To validate the data from miRNA microarray, 3 up-regulated miRNAs were detected by SYBR Green quantitative reverse transcription PCR (qRT-PCR) method in epidermis from 8 keloids and 8 normal skin samples. RT was performed using iScriptcDNA synthesis kit(BIO-RAD, Hercules, CA) and q-PCR was carried out using ABI Power SYBR Green PCR Master Mix (ABI, Foster, CA) in 7900 HT Sequence Detection System (ABI). The comparative threshold cycle (CT) method was used to measure PCR amplification fold differences. The expression of each miRNA was normalized by the expression of the U6 miRNA. All primers were synthesized at Invitrogen, Beijing, China. Primers sequences (5′-3′) were: hsa-mir-146a-5p: TGAGAACTGAATTCCATGGGTT; hsa-mir-197-5p: GTAGAGAGGGCAGTGGGAAAA; hsa-mir-21-5p: TAGCTTATCAGACTGATGTTGA; and U6: TTCGTGAAGCGTTCCATATTTT.

Culture of keratinocytes from keloid and normal skin and the transfection with miR-21-5p mimic and inhibitor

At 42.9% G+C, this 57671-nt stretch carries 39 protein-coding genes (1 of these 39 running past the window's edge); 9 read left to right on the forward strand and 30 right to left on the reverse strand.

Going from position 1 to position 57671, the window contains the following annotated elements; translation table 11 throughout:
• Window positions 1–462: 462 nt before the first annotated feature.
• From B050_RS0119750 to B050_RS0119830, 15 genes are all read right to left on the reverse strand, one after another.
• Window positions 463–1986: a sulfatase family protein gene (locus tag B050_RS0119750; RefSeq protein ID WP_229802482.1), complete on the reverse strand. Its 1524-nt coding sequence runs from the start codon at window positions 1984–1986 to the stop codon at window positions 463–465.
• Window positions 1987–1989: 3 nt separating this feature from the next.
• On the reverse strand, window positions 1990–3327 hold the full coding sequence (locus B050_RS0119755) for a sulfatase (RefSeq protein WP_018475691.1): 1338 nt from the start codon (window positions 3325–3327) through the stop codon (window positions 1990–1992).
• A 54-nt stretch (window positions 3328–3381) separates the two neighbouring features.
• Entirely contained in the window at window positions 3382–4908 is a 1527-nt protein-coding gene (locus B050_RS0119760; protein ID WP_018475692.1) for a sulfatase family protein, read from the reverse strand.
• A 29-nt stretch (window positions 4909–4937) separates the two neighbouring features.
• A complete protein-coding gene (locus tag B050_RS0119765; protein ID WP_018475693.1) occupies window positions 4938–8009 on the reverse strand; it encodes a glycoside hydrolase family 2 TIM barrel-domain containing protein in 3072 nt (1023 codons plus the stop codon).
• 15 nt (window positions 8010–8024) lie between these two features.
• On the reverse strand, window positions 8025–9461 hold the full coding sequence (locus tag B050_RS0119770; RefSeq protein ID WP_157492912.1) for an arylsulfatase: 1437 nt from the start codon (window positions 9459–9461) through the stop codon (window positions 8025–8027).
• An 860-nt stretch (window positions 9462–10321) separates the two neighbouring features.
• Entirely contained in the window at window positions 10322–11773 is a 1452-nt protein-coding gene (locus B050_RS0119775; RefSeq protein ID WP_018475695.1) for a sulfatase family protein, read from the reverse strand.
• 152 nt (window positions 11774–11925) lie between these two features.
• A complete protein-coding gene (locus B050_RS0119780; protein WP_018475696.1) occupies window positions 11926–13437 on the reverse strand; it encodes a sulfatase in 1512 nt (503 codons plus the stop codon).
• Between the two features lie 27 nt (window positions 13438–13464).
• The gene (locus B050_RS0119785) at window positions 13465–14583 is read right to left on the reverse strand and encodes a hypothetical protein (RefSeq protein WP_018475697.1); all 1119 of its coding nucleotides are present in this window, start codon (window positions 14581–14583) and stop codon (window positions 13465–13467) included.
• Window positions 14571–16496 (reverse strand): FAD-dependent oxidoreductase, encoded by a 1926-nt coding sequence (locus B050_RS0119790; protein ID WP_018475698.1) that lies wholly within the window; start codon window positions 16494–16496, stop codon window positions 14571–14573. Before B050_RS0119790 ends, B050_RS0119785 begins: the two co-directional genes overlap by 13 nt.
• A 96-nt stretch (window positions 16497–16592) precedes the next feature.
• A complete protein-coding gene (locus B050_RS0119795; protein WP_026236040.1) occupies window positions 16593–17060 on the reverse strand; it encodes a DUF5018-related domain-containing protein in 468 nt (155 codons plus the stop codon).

The keloid and normal skin epithelial sheet were incubated in 0.25% trypsin with 0.02 M ethylene diaminetetraacetic acid (EDTA) at 37 °C for 15 min. Cell suspensions were filtered through 100 μm cell strainers and centrifuged at 1000 rpm for 5 min. Keratinocytes were then resuspended and cultured in keratinocyte-SFM Basal Medium (KM) supplemented with bovine pituitary extract (BPE, 30 μg/ml), recombinant epidermal growth factor (rEGF, 0.2 ng/ml), 100 U/ml penicillin, and 100 mg/ml streptomycin (Invitrogen, Grand Island, NY) at 37 °C in 5% CO2. Keratinocytes from 3 keloid and 3 normal skin samples (see Supplementary Table S1) were used in our transfection experiments. Hsa-miR-21-5p mimic (2.5 μl, 25 pmole) and inhibitor (7.5 μl, 75 pmole) and their corresponding mirVana™ miRNA mimic and inhibitor negative control (Ambion) were transfected into the cells using Lipofectamine RNAiMAX in OptiMEM I (Invitrogen). Total RNAs and proteins were extracted simultaneously using mirVana™ PARIS™ Kit (Ambion) after the cells were transfected with the miR-21-5p mimic for 72 hours or with the inhibitor for 48 hours. Expression of miR-21-5p was detected to confirm the transfection. Three replicates were done in each experiment.